A Local Industry?
When the USDA adopted an official “organic” label, the decision was a bittersweet mixture of successes and setbacks for the real food movement. On one hand, the glossy sticker on organic produce has provided a visual shorthand for harried eaters to make smarter food purchases. However, the trade-off for that easy recognition and broad reach has been that large corporations have horned in on the market, watering down the regulartory standards and prompting groups like the Organic Consumer’s Association to run campaigns in defense of more stringent guidelines. So, when the locavore phenomenon took off (even nabbing the “Word of the Year” accolade in 2007 from the Oxford English Dictionary), it seemed like locally-grown foods might be a tougher nut for agri-business to crack. Not so.
Last year, Wal-Mart entered the “local foods” business when it began signing contracts with regional suppliers for its stores’ produce. As NPR reported, the decision made sound economic sense by saving on fuel costs, and it also gave the giant retailer an additional marketing tool. While Wal-Mart’s move was a big step for the recognition of local food systems, they still purchase almost exclusively from large suppliers and local is understood as “same state.” Today, the New York Times wrote about the latest corporations to join the local eating bandwagon: food processors.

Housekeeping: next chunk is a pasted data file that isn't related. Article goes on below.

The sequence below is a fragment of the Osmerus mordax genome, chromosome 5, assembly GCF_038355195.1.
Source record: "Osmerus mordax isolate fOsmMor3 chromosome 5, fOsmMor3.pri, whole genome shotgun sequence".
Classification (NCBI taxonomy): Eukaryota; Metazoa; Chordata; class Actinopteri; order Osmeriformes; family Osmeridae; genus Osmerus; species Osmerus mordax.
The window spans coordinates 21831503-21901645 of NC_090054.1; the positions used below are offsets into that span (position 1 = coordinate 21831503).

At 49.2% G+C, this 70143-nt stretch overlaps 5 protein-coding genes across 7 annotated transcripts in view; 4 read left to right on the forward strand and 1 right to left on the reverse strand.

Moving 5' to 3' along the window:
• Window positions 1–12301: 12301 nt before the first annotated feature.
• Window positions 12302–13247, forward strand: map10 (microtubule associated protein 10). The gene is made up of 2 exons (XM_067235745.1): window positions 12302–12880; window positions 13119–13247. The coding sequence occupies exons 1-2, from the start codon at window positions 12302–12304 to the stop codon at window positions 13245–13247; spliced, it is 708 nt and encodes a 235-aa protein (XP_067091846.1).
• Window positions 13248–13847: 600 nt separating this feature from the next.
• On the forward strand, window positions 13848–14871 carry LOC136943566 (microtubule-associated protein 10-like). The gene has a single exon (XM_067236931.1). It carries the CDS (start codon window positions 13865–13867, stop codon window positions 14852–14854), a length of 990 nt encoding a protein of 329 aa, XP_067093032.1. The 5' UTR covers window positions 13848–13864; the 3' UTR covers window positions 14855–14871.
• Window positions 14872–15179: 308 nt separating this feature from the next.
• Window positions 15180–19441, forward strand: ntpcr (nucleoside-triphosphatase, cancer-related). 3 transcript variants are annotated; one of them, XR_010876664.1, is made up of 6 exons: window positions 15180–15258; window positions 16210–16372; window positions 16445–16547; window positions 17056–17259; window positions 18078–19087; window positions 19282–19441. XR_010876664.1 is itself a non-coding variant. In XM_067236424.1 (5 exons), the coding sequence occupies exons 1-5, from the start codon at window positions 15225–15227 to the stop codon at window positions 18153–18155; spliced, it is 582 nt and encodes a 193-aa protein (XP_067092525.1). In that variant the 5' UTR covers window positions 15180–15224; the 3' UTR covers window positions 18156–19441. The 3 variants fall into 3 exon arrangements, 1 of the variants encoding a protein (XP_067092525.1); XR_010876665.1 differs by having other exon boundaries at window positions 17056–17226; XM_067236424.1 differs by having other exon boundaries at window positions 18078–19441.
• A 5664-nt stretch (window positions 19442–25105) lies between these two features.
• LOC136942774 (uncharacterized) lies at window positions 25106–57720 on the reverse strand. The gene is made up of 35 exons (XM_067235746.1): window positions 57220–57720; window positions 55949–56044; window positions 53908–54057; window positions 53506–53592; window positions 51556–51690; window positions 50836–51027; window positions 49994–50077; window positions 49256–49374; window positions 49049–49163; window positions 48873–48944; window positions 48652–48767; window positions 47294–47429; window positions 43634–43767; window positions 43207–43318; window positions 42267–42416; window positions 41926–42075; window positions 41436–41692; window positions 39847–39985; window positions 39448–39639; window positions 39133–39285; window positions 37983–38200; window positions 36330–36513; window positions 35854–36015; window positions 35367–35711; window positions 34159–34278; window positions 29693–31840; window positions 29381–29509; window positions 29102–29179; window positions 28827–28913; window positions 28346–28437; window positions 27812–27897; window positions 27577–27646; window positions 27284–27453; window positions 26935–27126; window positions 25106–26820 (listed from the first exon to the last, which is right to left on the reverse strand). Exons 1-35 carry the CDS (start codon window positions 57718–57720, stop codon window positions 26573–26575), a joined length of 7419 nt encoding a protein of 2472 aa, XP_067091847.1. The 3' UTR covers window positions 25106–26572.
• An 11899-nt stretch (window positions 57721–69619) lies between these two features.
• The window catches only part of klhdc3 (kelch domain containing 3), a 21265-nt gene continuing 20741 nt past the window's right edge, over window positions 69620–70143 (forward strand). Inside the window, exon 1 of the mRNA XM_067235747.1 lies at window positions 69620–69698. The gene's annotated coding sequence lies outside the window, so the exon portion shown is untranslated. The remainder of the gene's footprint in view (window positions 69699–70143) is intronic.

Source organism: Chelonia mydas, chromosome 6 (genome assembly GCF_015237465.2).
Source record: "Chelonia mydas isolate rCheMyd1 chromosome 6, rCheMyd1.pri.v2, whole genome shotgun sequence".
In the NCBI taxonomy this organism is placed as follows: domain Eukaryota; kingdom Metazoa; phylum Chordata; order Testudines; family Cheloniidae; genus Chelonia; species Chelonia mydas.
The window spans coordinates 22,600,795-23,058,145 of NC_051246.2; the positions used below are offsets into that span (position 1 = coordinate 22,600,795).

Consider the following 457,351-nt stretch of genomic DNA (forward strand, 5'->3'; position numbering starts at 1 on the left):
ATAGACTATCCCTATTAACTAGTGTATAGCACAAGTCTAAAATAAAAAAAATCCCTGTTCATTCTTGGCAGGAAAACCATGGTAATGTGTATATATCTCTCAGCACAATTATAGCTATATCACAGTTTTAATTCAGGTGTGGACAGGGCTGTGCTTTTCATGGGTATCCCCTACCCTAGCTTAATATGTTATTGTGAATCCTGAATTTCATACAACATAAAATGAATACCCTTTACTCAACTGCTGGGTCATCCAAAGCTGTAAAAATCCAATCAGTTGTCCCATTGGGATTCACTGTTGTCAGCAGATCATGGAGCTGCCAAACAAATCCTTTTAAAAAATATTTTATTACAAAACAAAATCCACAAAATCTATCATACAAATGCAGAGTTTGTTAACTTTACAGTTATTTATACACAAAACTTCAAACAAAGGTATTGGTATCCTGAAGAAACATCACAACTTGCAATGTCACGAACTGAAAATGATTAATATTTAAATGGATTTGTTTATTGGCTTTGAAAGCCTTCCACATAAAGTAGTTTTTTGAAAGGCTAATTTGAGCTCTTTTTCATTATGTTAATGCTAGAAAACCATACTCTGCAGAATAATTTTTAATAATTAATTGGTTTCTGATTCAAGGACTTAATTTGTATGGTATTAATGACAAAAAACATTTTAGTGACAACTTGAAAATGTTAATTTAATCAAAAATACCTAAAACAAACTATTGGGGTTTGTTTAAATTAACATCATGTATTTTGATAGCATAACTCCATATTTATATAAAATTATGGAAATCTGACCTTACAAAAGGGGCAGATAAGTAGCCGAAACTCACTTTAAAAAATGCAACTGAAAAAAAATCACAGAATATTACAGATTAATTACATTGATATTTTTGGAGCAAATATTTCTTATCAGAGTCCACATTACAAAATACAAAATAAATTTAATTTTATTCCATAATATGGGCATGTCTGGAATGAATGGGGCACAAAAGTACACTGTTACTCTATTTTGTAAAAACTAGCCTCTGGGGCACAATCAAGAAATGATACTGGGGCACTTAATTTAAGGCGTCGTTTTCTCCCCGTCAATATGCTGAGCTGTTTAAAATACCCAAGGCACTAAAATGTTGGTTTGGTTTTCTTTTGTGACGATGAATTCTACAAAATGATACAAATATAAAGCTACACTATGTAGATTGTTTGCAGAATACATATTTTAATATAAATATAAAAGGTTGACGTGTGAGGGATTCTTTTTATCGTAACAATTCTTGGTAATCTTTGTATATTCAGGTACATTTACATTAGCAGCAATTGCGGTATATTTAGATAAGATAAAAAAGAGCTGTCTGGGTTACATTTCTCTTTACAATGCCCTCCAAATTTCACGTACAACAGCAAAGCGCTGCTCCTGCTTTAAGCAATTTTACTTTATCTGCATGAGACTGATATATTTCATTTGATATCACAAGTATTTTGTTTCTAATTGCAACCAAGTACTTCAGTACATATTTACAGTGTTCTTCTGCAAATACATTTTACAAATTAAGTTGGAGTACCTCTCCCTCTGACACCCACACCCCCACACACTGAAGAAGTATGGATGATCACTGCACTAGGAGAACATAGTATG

[ConAgra] recently began a marketing campaign to highlight its Hunt’s canned tomatoes, most of which are grown within 120 miles of its Oakdale, Calif., processing plant.
Of course, the tomatoes would be local only to people in the area. But if the company can show consumers its tomatoes are grown near the plant that processes them, shoppers who want to know where their food comes from might be more apt to buy them.
“The problem is there is absolutely no way we can have local produce within 100 miles of every person in America, so the question is how do we take it to that next level,” said Phil Lempert, a grocery industry analyst…
When it comes to marketing their food products, large corporations will go to great lengths to co-opt the language and strategies of alternative food systems. It’s been a surreal month for big food businesses, with Pepsi promoting their “Throwback” colas that use real sugar in place of corn syrup, and an increasing number of corporations touting their small ingredient lists. The fact Haagen-Dazs would introduce a new line of five-ingredient ice creams is a sign of the growing influence of figures like Michael Pollan, who has implored people to eat only the foods their grandmothers would recognize. Just the other evening, I saw a television commercial for corn chips, in which a female shopper compared the ingredients list of a vaguely up-scale brand of tortilla chips with that of Tostitos, finally selecting the Tostitos because they were made with only corn, oil and salt.
It’s hard to argue about the potential good that could come from more companies choosing local suppliers, switching to compostable packaging, and paring down their additives and chemical ingredients. But do these companies truly follow the spirit of the sustainable food movement, or just its most easily repeated dictates? It seems like it is only a matter of time before large retailers figure out how to turn backyard veggie gardening into a marketing tool for their own produce.
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